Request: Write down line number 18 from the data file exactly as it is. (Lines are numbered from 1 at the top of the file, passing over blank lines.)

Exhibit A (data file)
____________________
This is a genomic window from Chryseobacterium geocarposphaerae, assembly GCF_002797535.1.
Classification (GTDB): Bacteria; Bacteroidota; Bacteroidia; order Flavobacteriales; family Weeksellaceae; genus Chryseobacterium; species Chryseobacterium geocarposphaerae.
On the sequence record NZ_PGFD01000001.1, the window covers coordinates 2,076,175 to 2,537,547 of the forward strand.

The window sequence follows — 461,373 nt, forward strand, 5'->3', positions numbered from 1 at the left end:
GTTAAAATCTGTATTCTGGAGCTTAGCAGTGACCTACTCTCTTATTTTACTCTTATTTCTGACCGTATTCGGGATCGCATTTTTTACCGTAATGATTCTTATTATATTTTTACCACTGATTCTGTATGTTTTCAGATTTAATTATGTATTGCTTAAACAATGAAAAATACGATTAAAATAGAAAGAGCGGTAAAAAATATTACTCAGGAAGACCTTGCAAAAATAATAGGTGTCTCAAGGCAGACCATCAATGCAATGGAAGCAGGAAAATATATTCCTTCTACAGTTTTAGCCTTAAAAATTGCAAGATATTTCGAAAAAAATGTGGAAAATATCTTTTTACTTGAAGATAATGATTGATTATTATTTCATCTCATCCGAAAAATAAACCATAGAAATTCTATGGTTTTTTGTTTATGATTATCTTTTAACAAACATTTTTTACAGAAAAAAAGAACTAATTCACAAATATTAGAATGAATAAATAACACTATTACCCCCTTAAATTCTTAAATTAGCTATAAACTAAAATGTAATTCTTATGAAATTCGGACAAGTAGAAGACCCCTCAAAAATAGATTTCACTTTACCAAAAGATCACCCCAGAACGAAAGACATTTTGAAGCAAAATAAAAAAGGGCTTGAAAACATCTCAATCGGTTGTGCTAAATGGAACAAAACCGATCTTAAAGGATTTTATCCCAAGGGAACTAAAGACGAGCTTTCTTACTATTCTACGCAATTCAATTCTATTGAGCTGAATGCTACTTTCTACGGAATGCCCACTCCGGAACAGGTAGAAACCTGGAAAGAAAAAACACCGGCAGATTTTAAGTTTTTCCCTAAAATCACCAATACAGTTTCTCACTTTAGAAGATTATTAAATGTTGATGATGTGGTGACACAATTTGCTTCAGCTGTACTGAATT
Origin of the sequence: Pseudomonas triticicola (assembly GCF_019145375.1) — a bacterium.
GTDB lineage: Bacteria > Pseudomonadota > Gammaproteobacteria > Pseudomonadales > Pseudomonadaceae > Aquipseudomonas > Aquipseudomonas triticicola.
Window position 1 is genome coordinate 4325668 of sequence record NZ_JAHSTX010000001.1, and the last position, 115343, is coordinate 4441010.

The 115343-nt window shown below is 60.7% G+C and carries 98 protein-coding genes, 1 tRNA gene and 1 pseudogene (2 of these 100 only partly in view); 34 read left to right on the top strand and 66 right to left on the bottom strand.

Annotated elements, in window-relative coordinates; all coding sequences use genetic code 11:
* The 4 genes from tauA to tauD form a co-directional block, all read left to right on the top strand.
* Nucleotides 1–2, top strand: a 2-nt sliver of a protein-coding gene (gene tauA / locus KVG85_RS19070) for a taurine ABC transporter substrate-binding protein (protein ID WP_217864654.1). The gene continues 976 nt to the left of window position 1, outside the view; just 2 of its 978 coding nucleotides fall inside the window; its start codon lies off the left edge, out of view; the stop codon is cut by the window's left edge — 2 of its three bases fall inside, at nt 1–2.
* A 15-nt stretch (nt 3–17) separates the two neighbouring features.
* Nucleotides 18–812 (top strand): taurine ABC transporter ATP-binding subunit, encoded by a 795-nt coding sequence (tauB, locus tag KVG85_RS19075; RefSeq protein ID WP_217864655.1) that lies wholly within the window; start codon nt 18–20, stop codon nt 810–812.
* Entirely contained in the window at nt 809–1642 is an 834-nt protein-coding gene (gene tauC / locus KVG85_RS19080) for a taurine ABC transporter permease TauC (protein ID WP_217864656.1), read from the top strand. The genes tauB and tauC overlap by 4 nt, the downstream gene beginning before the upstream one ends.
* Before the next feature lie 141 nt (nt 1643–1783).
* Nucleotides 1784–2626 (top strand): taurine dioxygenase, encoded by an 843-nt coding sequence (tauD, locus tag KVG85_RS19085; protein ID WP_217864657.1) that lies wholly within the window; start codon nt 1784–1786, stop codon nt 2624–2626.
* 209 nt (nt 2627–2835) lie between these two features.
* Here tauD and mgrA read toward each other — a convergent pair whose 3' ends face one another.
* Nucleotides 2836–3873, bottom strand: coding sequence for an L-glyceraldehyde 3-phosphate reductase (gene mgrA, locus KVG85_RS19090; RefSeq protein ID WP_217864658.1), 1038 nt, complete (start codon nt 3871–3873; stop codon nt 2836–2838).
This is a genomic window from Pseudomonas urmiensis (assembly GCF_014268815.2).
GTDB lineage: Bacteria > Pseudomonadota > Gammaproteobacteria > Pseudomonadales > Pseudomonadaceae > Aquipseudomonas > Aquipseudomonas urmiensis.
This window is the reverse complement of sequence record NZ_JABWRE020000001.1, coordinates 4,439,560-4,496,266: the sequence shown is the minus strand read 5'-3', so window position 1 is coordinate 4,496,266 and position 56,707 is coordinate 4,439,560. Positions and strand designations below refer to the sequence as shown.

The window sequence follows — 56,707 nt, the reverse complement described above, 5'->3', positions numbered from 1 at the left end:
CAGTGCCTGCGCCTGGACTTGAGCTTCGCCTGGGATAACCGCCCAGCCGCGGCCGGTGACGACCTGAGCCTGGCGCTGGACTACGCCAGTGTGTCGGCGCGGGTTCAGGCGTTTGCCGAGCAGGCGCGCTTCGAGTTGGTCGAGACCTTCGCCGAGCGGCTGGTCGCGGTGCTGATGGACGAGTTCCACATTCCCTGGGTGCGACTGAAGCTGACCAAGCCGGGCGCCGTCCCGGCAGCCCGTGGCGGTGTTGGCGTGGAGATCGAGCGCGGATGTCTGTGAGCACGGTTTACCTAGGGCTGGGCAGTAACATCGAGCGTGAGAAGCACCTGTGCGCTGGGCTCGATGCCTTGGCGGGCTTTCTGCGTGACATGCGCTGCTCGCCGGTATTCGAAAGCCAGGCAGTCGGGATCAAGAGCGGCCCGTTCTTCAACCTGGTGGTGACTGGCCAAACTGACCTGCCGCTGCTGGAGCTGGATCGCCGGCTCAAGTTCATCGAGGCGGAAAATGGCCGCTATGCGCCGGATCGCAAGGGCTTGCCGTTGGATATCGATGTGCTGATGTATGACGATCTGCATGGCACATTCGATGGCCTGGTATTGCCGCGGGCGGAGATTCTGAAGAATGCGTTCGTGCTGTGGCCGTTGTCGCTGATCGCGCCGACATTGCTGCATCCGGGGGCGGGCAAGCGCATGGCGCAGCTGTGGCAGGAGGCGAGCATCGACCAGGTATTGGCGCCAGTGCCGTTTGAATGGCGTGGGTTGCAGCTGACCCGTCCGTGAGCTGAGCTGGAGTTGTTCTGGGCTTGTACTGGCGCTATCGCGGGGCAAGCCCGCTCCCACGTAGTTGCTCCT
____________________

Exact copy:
* 209 nt (nt 2627–2835) lie between these two features.